|  TPWD News Releases Dated 2012-05-15                                    |
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[ Note: This item is more than seven years old. Please take the publication date into consideration for any date references. ]
[ Media Contact: TPWD News, news@tpwd.texas.gov, 512-389-8030 ]
[ Additional Contacts: Angela Reed, angela.reed@tpwd.texas.gov (512) 389-8818; Dennis Gerow, dennis.gerow@tpwd.texas.gov (512) 389-4697 ]
May 15, 2012
TPWD Historic Sites Receives Grant to Study Effects of Bastrop State Park Fire
National Park Service Awards $25,000 to Examine Damage to Historic CCC Structures
AUSTIN, TX - As one of only 11 recipients nationwide, Texas Parks and Wildlife Department's Historic Sites branch was recently awarded a $25,000 grant from the National Park Service to study the effects of the Bastrop fire on Bastrop State Park's historic structures built by the Civilian Conservation Corp.
Despite that almost all of the park's CCC-built structures, which date back to the 1930s, survived the worst fire in Texas history, the lethal flames and smoke came within feet of these invaluable buildings and may still have caused long-term or even unforeseen damage--hence the reason for the evaluative study.
"With the recent wildfires, I've learned to appreciate these historic structures even more," said State Parks Regional Director Todd McClanahan, who was also the Bastrop State Park Complex Superintendent at the time of the fire last Labor Day. "Knowing just how close we came to losing these buildings forever forces me to admire their beauty with a different perspective. They are so much more than historic buildings, they are historic treasures."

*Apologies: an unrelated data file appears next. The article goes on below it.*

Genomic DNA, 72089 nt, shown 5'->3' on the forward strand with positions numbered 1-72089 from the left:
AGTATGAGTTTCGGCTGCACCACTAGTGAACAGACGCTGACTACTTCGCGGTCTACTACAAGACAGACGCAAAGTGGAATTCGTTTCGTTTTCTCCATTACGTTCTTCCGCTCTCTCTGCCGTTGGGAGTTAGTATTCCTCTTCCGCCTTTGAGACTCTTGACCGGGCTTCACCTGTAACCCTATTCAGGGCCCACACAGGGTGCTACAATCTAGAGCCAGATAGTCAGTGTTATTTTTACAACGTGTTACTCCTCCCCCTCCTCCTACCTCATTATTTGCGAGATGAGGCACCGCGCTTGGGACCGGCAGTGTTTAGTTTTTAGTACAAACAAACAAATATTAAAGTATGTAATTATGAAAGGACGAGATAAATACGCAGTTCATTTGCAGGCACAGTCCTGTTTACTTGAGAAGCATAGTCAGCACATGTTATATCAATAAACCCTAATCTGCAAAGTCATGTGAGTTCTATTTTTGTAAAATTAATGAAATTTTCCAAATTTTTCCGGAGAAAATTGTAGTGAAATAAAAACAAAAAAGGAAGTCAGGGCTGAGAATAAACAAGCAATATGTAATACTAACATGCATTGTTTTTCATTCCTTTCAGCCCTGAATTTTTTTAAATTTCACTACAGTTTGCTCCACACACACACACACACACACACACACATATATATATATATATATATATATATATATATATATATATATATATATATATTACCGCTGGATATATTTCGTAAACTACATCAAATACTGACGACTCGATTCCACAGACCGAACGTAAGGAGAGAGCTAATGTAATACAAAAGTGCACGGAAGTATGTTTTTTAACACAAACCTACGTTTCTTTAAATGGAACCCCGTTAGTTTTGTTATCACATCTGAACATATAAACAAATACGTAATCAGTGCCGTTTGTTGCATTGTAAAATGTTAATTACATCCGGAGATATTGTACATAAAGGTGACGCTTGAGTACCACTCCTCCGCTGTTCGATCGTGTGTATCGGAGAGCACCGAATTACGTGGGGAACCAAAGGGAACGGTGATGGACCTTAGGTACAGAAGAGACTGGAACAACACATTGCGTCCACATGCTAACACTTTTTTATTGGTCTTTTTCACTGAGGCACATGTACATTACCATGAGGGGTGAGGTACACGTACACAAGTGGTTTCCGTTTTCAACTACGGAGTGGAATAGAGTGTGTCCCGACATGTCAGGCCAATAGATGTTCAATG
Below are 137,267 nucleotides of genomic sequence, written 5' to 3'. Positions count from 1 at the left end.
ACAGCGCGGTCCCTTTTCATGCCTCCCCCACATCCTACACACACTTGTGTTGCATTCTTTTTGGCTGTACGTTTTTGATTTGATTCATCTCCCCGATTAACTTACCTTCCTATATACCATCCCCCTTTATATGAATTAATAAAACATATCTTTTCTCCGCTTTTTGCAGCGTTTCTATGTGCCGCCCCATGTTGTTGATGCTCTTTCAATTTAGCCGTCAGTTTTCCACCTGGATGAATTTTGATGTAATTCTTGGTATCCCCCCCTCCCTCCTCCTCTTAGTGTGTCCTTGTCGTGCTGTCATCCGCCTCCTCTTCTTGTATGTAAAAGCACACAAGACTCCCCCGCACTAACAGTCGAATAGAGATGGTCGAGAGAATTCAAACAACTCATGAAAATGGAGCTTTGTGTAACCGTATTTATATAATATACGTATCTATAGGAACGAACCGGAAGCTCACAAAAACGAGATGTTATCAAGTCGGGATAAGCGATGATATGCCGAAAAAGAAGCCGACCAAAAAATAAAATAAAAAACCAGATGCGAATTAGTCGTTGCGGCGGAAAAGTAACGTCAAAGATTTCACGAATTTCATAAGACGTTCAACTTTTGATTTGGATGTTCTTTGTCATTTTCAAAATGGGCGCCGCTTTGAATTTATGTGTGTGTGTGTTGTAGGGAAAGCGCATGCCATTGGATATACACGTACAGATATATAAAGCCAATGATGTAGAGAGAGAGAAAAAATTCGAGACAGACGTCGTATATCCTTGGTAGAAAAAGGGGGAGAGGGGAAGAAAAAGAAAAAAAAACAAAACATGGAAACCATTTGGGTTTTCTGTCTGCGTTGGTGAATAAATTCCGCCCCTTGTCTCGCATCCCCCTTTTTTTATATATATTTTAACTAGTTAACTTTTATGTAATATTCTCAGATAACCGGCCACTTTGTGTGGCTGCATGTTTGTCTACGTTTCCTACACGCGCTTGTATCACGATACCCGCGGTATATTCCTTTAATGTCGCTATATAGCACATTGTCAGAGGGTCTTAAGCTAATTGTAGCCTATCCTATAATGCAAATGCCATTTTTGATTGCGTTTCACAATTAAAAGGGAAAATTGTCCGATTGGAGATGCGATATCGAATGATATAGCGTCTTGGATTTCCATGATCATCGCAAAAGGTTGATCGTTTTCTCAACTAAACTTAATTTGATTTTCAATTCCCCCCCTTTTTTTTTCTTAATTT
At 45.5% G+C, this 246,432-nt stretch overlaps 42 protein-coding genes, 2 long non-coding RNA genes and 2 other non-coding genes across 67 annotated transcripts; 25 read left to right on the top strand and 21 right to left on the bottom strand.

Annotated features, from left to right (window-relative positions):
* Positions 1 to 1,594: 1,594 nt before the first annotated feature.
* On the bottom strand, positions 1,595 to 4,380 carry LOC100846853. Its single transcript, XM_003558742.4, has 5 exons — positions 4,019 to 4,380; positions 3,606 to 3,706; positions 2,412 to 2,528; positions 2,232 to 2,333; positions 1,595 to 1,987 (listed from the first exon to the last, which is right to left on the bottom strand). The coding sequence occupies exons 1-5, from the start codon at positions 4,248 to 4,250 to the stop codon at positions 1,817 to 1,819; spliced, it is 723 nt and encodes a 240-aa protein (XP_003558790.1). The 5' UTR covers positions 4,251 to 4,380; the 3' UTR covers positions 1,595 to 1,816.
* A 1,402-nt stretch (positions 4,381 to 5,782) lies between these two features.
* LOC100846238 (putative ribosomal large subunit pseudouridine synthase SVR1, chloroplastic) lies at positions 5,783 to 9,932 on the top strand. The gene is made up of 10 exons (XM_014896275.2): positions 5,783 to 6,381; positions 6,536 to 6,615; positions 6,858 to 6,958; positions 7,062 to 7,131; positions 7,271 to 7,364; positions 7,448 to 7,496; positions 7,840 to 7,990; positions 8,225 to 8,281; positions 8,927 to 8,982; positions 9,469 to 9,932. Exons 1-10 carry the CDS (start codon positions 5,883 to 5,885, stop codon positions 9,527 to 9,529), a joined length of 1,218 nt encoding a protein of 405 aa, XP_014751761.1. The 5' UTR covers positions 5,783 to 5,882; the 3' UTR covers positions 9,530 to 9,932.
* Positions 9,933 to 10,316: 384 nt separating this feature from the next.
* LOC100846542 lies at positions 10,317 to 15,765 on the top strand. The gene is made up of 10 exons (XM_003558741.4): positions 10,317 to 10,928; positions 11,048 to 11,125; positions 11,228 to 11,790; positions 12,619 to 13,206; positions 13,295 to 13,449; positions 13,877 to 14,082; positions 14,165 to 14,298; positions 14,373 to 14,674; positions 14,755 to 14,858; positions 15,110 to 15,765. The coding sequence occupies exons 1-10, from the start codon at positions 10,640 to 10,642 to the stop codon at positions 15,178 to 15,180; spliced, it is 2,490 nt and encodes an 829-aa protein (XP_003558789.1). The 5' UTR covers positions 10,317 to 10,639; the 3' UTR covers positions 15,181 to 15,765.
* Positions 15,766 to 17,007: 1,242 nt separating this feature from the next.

In addition to TPWD staff, Fran Gale, who teaches in the Historic Preservation Program at the University of Texas School of Architecture and is director of the UT Architectural Conservation Lab, and Casey Gallagher, who is a graduate of the UT program and is now an independent conservator, will help administer the program study.
Results from this research are expected to serve as an application model nationwide for other historic structures and cultural resources facing potential wildfire damage. For more information, contact Angela Reed, CCC Initiative Coordinator for TPWD, at (512) 389-8818.

[ Note: This item is more than seven years old. Please take the publication date into consideration for any date references. ]
[ Media Contact: TPWD News, news@tpwd.texas.gov, 512-389-8030 ]
[ Additional Contacts: Andy Smith, (281) 479-2431 x236, andy.smith@tpwd.texas.gov ]
May 15, 2012
Battleship TEXAS Celebrates Christening Centennial
LA PORTE - On the opening weekend of the Hollywood blockbuster "Battleship" come be a part of history as we celebrate the centennial of the launching of the nation's oldest battleship.
Battleship TEXAS was launched May 18, 1912 and will be celebrating 100 years afloat with a cake cutting ceremony on May 19 at 2 p.m. aboard the ship in La Porte. The crew asks visitors to confirm their attendance by calling the ship at 281-479-2431.